Thirty patients suffering from recurrent sinonasal polyposis after single or multiple FESS procedures were selected; all patients were subjected to intranasal application of gelfoam soaked with triamcinolone as a conservative medical office procedure using triamcinolone-soaked absorbable gelatin foam (gelfoam) weekly for a period of 8 weeks (total 8 office base endoscopic application) into the middle meatus or in cases where the middle turbinate was jeopardized during previous surgical procedures into the superior meatus, followed by intranasal steroid nasal spray for maintenance and as anti-recurrence measure.

Patients were followed at 4 months post-intervention; Meltzer Clinical Scoring System [7] was used to analyze the patients’ pre- and post-intervention via office endoscopy (0° 4-mm Hopkins endoscope).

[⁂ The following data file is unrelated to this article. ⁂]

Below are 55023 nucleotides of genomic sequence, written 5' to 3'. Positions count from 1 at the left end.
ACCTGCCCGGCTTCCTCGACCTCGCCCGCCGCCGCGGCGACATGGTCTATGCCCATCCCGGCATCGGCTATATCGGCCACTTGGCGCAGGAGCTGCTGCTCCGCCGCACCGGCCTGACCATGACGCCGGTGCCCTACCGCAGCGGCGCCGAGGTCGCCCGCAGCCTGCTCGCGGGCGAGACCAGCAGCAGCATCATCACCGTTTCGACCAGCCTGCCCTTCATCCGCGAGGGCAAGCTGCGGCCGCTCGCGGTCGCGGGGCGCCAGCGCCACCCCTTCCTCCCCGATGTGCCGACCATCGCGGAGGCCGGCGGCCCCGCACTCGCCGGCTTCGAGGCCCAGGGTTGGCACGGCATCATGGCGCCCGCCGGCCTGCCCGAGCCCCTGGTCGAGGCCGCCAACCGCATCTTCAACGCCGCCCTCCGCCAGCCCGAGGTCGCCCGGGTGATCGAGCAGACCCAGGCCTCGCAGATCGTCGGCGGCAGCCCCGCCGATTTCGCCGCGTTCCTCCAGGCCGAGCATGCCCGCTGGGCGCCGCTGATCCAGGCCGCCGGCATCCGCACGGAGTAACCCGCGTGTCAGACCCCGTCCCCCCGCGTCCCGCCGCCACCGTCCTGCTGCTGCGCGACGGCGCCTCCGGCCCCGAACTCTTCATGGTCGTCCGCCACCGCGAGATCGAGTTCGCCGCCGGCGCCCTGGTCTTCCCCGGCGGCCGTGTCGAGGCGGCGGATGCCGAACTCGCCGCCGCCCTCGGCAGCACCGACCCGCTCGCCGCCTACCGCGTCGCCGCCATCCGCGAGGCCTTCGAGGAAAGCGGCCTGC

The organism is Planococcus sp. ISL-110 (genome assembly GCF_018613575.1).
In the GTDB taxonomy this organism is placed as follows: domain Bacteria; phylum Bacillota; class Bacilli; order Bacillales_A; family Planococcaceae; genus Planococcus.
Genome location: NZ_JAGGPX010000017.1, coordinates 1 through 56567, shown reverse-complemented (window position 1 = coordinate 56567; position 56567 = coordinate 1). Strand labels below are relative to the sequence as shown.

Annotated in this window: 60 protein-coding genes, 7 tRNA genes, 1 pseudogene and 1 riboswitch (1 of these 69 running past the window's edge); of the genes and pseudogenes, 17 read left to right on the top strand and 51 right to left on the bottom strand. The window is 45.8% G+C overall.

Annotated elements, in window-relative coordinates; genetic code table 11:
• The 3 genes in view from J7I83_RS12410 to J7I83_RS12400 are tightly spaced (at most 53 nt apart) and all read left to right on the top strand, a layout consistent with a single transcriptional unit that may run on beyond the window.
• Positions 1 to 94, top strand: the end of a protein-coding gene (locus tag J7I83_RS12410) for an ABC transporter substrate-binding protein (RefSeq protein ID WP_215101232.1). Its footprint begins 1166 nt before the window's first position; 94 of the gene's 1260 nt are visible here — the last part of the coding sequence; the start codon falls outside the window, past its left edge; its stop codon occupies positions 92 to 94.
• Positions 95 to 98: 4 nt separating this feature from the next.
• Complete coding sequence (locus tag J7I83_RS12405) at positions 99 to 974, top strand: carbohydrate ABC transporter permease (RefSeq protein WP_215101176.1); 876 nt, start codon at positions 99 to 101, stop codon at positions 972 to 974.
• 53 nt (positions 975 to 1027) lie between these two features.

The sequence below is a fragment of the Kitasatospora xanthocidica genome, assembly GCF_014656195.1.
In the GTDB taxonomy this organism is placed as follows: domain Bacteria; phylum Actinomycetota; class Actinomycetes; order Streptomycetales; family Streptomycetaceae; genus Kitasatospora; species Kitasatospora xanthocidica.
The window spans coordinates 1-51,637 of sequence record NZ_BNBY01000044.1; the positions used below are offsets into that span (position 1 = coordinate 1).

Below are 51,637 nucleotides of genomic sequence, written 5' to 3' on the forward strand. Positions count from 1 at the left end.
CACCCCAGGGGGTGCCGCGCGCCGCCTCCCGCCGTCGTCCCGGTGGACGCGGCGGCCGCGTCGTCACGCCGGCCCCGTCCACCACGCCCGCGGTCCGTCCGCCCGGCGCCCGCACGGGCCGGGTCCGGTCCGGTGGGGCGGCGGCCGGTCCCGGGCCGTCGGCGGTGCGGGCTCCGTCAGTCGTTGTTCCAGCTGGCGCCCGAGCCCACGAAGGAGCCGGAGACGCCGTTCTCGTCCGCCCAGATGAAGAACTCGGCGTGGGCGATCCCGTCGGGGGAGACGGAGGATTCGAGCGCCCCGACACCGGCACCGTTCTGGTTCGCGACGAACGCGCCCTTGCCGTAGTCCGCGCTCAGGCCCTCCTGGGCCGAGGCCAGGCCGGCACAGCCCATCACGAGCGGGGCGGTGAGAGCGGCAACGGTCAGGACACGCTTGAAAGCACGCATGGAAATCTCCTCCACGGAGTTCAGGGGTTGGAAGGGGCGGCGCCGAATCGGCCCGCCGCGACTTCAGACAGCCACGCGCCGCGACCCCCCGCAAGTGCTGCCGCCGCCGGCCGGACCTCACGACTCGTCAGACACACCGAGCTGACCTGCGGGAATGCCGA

This study is a prospective cohort study on 30 patients with recurrent sinonasal polyposis after single or multiple FESS procedures followed up at at Helwan University (Badr teaching hospital) ENT outpatient department between November 2019 and August 2020.

Inclusion criteria

The following are the inclusion criteria:

  • Patients suffering from persistent nasal blockage due to recurrent sinonasal polyposis.

  • Both sexes were included.

  • Age ranged from 50 to 85 years of age.

  • Diagnosis of recurrent sinonasal polyposis was diagnosed clinically via endoscopic examination (Hopkins 0° 4-mm sinuscope) as well as CT PNS coronal cut bone window.

  • Patients having chronic medical or physical disabilities such as diabetes mellitus, hypertension, or hepatitis C virus infection were included in the study as these factors intervened with fitness for general hypotensive anesthesia.

Exclusion criteria

The following are the exclusion criteria:

  1. 1.

    Patients whose imaging studies revealed any form of acute rhinosinusitis or chronic sinusitis or septal deviation that could interfere with the result of the intervention